brain sizes: Einstein's and women's

Hope Munro Smith hopems at mail.utexas.edu
Sun Jul 14 08:50:51 EST 2002


In article <rK3Y8.33351$Q43.1013368 at nnrp1.ptd.net>, "Richard C. August"
<raugust at ptd.net> wrote:

> Dear Hope Munro Smith,
> 
> Mere books and uniforms do not account for the cost of SHEER STUPIDITY in
> the American Educational Systems.
> 
> My mother related this story to me last night.  A gentleman she knows
> inquired of three teenage children on the streets of my hometown concerning
> who bombed Pearl Harbor at the beginning of US involvement in World War 2.
> One teen answered that US Forces bombed our own base under friendly fire.
> Another answered that Usama bin Laden bombed Pearl Harbor, when he wasn't
> born until c. 1959, since he was 12 in a photo featuring his family in
> Sweden in 1971.  Yet another answered most intelligently, that he didn't
> know.
> 
> A former PA state Gubernatorial candidate, Peg Luksik, remarked in a
> campaign speech made to senior citizens in a senior center, that a girl who
> learned phonetic spelling could never figure out that "apple" was spelled
> a-p-p-l-e when she was told that phonetically, she could spell it any way
> she pleased, so she chose a-p-l.
> 
> Never mind that our kids never learn real American History or Spelling, or
> that they learn revisionist standards from highly paid but untrained
> professors who earned their degrees from diploma mills and were promoted by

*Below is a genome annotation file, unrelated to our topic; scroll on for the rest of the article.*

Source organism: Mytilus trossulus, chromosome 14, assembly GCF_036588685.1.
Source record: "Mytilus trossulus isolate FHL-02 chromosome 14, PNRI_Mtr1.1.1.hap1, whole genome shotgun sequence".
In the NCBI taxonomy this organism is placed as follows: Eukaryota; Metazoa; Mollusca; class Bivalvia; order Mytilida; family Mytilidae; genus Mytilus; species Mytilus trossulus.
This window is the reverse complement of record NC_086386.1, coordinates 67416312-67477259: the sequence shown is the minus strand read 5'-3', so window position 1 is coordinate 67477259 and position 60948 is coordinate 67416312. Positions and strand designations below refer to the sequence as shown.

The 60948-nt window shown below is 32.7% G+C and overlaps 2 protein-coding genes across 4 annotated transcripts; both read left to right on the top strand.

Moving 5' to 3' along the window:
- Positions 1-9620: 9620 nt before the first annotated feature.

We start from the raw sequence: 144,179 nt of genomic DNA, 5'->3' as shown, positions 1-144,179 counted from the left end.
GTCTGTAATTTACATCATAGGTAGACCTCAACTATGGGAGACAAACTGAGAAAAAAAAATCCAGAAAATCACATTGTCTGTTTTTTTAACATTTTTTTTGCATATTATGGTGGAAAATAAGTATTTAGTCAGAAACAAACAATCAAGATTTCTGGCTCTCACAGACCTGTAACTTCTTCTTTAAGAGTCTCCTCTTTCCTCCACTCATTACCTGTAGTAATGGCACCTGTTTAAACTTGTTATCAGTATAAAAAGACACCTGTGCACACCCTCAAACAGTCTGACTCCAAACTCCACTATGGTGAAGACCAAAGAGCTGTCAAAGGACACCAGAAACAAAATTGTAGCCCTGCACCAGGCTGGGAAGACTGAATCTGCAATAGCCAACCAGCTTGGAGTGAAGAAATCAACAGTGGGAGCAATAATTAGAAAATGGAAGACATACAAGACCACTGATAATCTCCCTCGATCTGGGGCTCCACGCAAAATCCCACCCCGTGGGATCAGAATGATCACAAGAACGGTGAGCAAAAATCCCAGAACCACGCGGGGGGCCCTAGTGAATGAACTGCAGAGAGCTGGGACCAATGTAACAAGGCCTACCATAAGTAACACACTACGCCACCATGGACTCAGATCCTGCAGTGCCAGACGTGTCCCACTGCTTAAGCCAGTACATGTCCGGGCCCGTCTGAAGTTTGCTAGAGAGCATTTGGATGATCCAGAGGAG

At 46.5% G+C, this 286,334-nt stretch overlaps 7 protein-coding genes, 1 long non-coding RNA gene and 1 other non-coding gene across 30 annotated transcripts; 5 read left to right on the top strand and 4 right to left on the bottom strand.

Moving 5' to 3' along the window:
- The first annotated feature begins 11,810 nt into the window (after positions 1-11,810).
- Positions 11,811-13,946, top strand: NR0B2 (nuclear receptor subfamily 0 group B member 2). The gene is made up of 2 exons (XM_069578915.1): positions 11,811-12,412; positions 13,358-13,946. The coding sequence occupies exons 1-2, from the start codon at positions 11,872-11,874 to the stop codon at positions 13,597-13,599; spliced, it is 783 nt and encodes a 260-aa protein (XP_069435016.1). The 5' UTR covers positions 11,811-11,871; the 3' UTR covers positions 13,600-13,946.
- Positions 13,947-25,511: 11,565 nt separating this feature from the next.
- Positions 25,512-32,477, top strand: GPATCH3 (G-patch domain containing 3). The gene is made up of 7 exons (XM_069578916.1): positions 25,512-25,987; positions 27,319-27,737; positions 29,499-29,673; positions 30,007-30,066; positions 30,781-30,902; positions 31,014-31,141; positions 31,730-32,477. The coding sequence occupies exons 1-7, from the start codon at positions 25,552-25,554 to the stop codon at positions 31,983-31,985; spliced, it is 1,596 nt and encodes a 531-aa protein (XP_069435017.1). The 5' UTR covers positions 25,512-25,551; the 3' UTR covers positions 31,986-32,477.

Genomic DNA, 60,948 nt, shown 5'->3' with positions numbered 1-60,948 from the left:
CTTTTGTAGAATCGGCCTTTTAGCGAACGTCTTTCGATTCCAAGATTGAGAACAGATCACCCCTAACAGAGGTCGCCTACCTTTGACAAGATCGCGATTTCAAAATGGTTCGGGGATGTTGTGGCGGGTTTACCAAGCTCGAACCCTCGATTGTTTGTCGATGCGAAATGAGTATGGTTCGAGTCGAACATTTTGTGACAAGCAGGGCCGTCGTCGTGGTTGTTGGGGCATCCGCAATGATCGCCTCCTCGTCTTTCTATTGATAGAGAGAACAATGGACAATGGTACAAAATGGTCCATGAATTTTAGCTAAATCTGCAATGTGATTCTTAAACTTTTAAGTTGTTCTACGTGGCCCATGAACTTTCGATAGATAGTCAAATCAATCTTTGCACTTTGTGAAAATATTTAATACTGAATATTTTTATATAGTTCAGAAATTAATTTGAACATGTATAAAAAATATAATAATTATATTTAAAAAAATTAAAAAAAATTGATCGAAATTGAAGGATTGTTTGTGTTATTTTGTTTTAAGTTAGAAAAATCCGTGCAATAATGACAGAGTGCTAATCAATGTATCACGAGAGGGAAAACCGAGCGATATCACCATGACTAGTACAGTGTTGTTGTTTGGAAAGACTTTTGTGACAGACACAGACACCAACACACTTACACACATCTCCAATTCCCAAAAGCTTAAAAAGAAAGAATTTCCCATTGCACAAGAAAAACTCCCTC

> the Peter Principle.  Our kids are rapidly becoming even more INCOMPETENT
> than are these professors, to the point that they can't even figure out the
> numbers on a calculator, much less work a slide rule.
> 
> Lastly, I was taking an evening walk last night, when I observed several
> teen girls rather provocatively dressed.  Granted, it is summertime and they
> need to dress to be cool.  But to wear clothes only a prostitute would wear
> would make one wonder where their brains really are.  Can they read clothing
> labels, or bottles of hair colourant?  Is it any wonder our American Schools
> are now wasting more money and talent with day care centers in our high
> schools whilst pregnant teenagers usurp our tax dollars ostensibly obtaining
> an education when they've been told flat out they can earn more money on
> their backs than they can on their feet?
> 
> Face it, Mrs. Smith, American Schools are a dungheap, and American Children
> are its fodder.  Billions of American dollars are wasted educating the
> uneducable MTV generation, who care nothing about the real world other than
> watching "The Real World" on MTV.  Talk to these kids, and find out how
> dumb, or how smart, they really are.  "Beavis and Butthead" have met their
> progeny here.
> 
> 
> 
> 
> Sincerely,
> 
> 
> Richard C. August

Dear Mr. August,
I was not taking about the quality of education, I was merely
making an observation about the source of funds.  More money
comes out of public funds for education in North America,
whereas in other countries parents assume a larger share
of the cost.  However, we also guarantee universal education,
whereas in many parts of the world only those who can afford
to send their kids to school do so.

 
> "John Knight" <johnknight at usa.com> wrote in message
> news:qaMX8.49430$P%6.3485518 at news2.west.cox.net...
> >
> > "Hope Munro Smith" <hopems at mail.utexas.edu> wrote in message
> > news:hopems-1207022039410001 at cs6625171-151.austin.rr.com...